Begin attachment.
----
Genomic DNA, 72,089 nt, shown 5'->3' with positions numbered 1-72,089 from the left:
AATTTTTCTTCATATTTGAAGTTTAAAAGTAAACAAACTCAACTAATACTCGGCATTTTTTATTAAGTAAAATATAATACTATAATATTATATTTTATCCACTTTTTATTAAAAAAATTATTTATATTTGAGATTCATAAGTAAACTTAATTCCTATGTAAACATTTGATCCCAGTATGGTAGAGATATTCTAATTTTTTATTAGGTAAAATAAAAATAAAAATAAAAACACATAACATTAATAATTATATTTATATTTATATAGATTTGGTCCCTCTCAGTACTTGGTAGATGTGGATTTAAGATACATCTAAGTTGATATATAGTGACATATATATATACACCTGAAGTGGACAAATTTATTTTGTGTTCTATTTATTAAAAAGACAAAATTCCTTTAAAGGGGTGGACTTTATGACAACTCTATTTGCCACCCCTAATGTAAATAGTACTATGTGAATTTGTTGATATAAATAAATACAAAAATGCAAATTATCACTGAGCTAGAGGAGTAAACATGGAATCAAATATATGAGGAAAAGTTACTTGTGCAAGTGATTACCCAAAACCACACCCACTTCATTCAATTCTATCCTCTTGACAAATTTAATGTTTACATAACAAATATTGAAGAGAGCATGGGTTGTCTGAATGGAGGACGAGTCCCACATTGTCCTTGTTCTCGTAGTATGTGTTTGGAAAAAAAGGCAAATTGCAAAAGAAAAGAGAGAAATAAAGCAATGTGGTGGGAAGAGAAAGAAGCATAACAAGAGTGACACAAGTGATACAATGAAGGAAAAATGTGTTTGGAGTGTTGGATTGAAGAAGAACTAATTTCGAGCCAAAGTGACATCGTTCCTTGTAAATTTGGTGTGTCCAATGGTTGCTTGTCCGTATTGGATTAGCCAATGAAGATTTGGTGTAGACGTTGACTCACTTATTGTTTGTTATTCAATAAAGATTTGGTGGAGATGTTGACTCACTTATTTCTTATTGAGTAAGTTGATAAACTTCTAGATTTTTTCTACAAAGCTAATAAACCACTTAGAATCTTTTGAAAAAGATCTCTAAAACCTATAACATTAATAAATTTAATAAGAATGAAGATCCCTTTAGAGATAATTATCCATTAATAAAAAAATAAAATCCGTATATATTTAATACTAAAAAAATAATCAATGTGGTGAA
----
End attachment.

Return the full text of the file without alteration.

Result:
Genomic DNA, 72,089 nt, shown 5'->3' with positions numbered 1-72,089 from the left:
AATTTTTCTTCATATTTGAAGTTTAAAAGTAAACAAACTCAACTAATACTCGGCATTTTTTATTAAGTAAAATATAATACTATAATATTATATTTTATCCACTTTTTATTAAAAAAATTATTTATATTTGAGATTCATAAGTAAACTTAATTCCTATGTAAACATTTGATCCCAGTATGGTAGAGATATTCTAATTTTTTATTAGGTAAAATAAAAATAAAAATAAAAACACATAACATTAATAATTATATTTATATTTATATAGATTTGGTCCCTCTCAGTACTTGGTAGATGTGGATTTAAGATACATCTAAGTTGATATATAGTGACATATATATATACACCTGAAGTGGACAAATTTATTTTGTGTTCTATTTATTAAAAAGACAAAATTCCTTTAAAGGGGTGGACTTTATGACAACTCTATTTGCCACCCCTAATGTAAATAGTACTATGTGAATTTGTTGATATAAATAAATACAAAAATGCAAATTATCACTGAGCTAGAGGAGTAAACATGGAATCAAATATATGAGGAAAAGTTACTTGTGCAAGTGATTACCCAAAACCACACCCACTTCATTCAATTCTATCCTCTTGACAAATTTAATGTTTACATAACAAATATTGAAGAGAGCATGGGTTGTCTGAATGGAGGACGAGTCCCACATTGTCCTTGTTCTCGTAGTATGTGTTTGGAAAAAAAGGCAAATTGCAAAAGAAAAGAGAGAAATAAAGCAATGTGGTGGGAAGAGAAAGAAGCATAACAAGAGTGACACAAGTGATACAATGAAGGAAAAATGTGTTTGGAGTGTTGGATTGAAGAAGAACTAATTTCGAGCCAAAGTGACATCGTTCCTTGTAAATTTGGTGTGTCCAATGGTTGCTTGTCCGTATTGGATTAGCCAATGAAGATTTGGTGTAGACGTTGACTCACTTATTGTTTGTTATTCAATAAAGATTTGGTGGAGATGTTGACTCACTTATTTCTTATTGAGTAAGTTGATAAACTTCTAGATTTTTTCTACAAAGCTAATAAACCACTTAGAATCTTTTGAAAAAGATCTCTAAAACCTATAACATTAATAAATTTAATAAGAATGAAGATCCCTTTAGAGATAATTATCCATTAATAAAAAAATAAAATCCGTATATATTTAATACTAAAAAAATAATCAATGTGGTGAA